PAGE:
Translation:Please sit on a chair.
I don't think so. You can just simply say すわってください if you mean 'please take a seat'.
Imagine, for example, you're talking to someone who sits on the table and you ask them to sit on the chair instead.
I agree that 'please take (/have) a seat' should be accepted, because in the West 'on a chair' is generally taken for granted and left unsaid, unless you mean 'and not on the couch,' etc. In fact, it seems to me いすに may be specified in Japanese to avoid having すわってください understood as 'please sit on the floor / tatami. Of course, the kind of room you are in may clarify this anyway. Or you could use a different Japanese verb, that excludes sitting on the floor, こしかけてください (which if literally construed means, hang your hips [on something]), therefore making the specification of a chair basically redundant, as it seems in English, unless we are trying to exclude the sofa, etc.
In English we sit "in" a chair not "on" one unless we are sitting on a part that isn't the seat.
A question from a non English speaker: When you can use "in" and "on"? Why in this case is right "on"? Instinctively I used "on" on this phrase.
I feel like it has to do with concavity. Like, you definitely sit 'on' a stool, but you most likely sit 'in' an armchair or a bean bag chair, since they kind of envelop you. But I'd say that as long as it's a chair and not a stool, either 'on' or 'in' should be acceptable.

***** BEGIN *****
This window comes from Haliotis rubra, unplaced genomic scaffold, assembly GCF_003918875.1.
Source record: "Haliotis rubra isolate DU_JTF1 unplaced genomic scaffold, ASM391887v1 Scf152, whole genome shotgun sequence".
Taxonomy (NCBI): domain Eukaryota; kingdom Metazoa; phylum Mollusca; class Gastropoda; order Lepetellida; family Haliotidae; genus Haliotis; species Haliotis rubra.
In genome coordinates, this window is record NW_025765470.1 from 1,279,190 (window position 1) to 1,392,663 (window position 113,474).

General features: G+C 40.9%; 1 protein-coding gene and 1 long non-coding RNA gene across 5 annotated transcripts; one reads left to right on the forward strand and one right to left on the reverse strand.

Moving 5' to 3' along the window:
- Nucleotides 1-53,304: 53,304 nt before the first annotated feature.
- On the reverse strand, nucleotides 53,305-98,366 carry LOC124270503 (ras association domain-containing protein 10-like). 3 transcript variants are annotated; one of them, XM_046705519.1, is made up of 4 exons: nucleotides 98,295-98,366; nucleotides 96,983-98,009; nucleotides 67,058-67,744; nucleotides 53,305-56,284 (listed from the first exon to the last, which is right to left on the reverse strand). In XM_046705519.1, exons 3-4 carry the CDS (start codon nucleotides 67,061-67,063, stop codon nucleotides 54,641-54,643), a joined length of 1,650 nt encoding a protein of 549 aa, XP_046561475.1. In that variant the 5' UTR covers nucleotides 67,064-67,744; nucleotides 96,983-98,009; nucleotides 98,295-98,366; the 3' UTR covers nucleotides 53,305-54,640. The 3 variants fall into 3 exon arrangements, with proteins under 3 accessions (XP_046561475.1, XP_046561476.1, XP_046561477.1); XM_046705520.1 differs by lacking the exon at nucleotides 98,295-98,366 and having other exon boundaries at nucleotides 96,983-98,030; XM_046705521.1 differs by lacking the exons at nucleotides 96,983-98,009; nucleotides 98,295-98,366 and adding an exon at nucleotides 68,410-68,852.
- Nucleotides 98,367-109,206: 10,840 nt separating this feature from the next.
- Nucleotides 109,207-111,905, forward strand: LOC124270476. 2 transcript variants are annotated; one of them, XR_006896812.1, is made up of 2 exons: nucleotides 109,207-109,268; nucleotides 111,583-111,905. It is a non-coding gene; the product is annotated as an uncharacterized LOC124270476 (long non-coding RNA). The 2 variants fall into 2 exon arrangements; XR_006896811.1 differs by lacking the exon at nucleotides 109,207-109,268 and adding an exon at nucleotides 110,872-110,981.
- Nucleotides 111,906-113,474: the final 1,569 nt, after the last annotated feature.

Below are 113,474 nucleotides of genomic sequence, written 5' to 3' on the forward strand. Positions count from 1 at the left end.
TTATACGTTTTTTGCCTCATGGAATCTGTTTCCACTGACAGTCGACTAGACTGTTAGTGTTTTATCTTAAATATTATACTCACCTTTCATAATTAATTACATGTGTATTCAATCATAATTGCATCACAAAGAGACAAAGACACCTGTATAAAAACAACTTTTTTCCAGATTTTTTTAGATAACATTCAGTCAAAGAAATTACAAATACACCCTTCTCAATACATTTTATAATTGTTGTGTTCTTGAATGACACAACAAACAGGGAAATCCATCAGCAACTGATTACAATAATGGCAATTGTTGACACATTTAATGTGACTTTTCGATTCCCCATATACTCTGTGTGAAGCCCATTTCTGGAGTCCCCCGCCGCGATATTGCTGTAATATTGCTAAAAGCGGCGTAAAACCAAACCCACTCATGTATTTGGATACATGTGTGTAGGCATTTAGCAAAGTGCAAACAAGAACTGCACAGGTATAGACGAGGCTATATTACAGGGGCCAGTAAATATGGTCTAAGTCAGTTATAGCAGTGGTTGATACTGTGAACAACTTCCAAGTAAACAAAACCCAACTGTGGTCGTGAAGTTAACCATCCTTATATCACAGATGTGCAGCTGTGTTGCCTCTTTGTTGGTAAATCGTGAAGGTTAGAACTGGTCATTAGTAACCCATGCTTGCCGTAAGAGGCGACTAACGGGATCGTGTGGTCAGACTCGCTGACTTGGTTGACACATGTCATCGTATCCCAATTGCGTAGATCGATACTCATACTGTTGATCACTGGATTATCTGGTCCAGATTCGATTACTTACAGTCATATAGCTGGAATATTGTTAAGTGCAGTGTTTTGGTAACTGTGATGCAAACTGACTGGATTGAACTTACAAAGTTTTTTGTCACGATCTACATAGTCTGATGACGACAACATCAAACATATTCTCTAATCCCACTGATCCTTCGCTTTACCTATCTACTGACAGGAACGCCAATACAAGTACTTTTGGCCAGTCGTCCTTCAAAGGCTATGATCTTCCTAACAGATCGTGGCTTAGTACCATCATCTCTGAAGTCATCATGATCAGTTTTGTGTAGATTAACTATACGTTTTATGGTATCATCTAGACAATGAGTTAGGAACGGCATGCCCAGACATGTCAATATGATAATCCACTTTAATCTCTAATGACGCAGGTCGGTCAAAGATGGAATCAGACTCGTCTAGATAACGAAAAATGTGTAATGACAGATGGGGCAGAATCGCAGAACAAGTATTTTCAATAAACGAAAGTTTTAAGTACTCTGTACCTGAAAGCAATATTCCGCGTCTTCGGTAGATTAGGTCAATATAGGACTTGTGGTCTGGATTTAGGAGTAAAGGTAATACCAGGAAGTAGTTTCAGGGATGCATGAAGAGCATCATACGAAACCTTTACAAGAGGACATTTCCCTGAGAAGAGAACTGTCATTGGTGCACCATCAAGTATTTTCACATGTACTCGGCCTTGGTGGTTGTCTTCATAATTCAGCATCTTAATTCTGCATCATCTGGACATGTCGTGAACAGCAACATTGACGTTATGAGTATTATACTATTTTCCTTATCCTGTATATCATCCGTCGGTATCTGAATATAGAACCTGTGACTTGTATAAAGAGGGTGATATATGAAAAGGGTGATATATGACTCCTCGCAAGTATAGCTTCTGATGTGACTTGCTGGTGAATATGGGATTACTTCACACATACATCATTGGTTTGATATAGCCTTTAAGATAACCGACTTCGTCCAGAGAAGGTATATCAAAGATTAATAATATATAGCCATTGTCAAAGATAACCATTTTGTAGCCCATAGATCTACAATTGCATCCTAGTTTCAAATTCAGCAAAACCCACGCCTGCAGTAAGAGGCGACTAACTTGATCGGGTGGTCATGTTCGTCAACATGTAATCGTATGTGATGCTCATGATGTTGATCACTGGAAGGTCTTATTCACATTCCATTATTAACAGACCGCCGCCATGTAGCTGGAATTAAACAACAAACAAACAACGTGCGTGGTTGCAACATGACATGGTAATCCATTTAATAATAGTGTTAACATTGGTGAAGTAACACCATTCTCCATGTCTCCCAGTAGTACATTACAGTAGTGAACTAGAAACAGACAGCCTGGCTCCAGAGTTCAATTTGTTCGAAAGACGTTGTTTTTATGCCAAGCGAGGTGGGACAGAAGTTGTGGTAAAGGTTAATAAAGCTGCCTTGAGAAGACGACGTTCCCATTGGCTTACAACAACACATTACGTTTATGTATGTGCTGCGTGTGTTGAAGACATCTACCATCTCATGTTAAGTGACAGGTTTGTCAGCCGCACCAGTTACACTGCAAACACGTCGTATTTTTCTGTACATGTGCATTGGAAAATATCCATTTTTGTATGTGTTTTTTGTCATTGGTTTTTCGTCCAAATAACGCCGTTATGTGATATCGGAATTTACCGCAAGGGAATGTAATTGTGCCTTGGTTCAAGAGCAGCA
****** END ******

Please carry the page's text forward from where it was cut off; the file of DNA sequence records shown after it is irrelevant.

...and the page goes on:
American, literally never heard someone say "sit on a chair". Unless maybe the chair was upside down...
There is a different way to say that, in which you refer to seat as 席(せき). So I think you should only use chair, and not seat/place.
Realy? I always thought autocorrect only used letters. Can yours add asterics too?
@Banner223: Read the linked article.
"Muphry's law is an adage that states: 'If you write anything criticizing editing or proofreading, there will be a fault of some kind in what you have written.' The name is a deliberate misspelling of 'Murphy's law'."
You could assume that, since the particle で marks the location an action takes place. But I do not think that considering sitting an action here is correct (not much action going on once you sit). It is more a movement, so you would need to use に
Actually as far as i know suwaru in referred to sitting down on the floor... the japanese way; there is another way to say sit down our western way i do not remember but something like koshi kakeru... Anyway to me "please sit down" or please take a seat should be accepted but maybe im wrong
"Suwaru" can be used for both. I often hear teachers say 座って (suwatte) to the students and they proceed to sit in their chairs.
No one has mentioned this but in addition to the on/in distinction I wonder if 'the' chair as opposed to the given 'a' chair might be more natural. 'A' chair assumes the room has many chairs everywhere and you should just grab one. If there were an intended chair to sit on/in we'd use 'the.'